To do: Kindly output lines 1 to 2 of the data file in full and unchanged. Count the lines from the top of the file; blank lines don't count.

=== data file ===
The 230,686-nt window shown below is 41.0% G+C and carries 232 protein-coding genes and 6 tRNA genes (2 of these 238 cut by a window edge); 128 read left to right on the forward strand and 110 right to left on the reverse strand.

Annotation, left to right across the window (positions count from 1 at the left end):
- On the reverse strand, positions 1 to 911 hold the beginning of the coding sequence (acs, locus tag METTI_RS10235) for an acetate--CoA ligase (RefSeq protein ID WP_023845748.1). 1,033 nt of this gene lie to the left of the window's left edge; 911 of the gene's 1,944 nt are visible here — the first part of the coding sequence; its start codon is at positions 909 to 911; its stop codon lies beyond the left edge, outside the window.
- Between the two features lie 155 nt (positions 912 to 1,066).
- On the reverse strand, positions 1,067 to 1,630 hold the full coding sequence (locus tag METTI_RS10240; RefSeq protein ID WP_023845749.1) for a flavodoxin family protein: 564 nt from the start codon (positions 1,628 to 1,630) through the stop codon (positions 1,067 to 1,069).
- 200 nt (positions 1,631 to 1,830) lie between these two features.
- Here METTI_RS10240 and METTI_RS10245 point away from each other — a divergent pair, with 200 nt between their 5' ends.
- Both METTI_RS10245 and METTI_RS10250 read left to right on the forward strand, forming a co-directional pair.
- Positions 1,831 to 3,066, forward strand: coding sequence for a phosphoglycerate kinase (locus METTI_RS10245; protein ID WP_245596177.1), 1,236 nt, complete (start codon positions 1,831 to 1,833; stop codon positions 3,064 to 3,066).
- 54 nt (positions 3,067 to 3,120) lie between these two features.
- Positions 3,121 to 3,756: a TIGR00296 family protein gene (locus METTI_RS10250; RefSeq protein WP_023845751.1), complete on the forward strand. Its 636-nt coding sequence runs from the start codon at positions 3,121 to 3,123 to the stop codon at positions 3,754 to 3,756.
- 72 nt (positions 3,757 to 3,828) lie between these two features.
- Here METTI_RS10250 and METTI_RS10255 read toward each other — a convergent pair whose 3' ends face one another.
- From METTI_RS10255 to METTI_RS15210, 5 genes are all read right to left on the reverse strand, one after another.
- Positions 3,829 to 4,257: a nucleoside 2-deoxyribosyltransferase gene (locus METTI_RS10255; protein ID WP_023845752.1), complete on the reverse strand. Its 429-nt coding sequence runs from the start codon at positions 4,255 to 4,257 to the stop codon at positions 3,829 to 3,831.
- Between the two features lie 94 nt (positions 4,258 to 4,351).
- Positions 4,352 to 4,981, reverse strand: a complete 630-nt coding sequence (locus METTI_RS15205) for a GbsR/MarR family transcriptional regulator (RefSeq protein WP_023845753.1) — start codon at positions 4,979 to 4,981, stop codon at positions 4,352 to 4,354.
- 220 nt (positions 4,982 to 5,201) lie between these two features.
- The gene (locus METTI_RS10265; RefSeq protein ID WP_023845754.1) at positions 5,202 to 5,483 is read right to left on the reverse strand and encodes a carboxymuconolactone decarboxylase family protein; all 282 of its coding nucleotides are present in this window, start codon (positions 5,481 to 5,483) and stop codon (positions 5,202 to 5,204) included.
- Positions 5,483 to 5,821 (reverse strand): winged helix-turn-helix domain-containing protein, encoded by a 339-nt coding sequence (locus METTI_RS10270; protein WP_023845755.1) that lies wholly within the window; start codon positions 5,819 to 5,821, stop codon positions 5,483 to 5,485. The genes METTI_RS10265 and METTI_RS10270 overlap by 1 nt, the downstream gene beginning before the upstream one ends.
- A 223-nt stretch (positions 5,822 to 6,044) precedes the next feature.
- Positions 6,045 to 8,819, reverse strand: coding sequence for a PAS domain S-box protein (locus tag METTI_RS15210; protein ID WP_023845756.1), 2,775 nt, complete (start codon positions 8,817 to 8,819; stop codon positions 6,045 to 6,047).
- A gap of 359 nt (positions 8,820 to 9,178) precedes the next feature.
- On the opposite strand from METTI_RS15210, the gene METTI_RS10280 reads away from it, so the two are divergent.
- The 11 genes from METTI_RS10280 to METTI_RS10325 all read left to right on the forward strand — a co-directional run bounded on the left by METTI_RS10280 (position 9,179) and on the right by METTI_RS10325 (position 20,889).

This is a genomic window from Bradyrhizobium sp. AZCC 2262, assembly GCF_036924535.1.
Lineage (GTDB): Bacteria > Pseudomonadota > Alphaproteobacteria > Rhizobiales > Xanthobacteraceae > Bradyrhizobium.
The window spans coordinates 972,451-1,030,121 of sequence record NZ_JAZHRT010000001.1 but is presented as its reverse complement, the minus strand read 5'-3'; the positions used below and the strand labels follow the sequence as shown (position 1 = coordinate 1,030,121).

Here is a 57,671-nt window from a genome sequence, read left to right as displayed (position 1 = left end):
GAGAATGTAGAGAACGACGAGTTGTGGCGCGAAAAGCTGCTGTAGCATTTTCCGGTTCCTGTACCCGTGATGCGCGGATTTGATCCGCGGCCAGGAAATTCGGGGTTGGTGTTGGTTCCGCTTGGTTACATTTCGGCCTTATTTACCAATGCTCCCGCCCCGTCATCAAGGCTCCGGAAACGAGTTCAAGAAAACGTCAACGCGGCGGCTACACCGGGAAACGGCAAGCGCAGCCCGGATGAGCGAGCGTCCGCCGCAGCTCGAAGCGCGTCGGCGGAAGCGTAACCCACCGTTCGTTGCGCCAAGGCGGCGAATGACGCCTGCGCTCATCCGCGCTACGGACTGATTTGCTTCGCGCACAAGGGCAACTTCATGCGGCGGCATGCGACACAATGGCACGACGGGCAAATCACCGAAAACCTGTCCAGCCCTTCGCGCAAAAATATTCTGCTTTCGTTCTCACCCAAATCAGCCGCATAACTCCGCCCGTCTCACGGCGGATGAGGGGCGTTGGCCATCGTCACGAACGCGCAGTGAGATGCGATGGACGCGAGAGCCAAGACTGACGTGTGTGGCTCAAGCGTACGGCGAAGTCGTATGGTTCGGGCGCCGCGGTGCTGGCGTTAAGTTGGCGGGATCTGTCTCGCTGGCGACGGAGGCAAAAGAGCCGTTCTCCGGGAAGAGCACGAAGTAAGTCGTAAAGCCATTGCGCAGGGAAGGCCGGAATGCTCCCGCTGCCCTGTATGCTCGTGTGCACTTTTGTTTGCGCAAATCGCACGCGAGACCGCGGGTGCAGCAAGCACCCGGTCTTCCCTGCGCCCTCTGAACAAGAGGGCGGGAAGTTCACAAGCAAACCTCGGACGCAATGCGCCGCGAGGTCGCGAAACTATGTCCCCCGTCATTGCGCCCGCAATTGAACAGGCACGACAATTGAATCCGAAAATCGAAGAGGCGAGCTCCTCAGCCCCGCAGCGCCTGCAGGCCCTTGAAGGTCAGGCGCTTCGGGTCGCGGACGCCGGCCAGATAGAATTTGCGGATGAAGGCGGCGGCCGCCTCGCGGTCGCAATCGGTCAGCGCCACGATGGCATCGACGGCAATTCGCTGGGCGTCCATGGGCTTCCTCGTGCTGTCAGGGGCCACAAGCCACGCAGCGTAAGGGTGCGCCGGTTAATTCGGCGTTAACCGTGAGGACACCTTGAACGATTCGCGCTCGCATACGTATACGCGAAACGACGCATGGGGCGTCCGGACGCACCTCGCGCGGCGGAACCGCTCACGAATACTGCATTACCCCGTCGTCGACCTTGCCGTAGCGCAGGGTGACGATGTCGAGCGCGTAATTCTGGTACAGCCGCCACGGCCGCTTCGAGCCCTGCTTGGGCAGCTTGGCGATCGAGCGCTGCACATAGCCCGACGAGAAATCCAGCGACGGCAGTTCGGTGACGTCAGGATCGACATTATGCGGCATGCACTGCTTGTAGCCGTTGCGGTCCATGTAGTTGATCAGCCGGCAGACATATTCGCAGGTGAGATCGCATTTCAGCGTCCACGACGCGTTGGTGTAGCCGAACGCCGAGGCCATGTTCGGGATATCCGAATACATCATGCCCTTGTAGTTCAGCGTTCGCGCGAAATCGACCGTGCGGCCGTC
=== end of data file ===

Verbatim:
The 230,686-nt window shown below is 41.0% G+C and carries 232 protein-coding genes and 6 tRNA genes (2 of these 238 cut by a window edge); 128 read left to right on the forward strand and 110 right to left on the reverse strand.

Annotation, left to right across the window (positions count from 1 at the left end):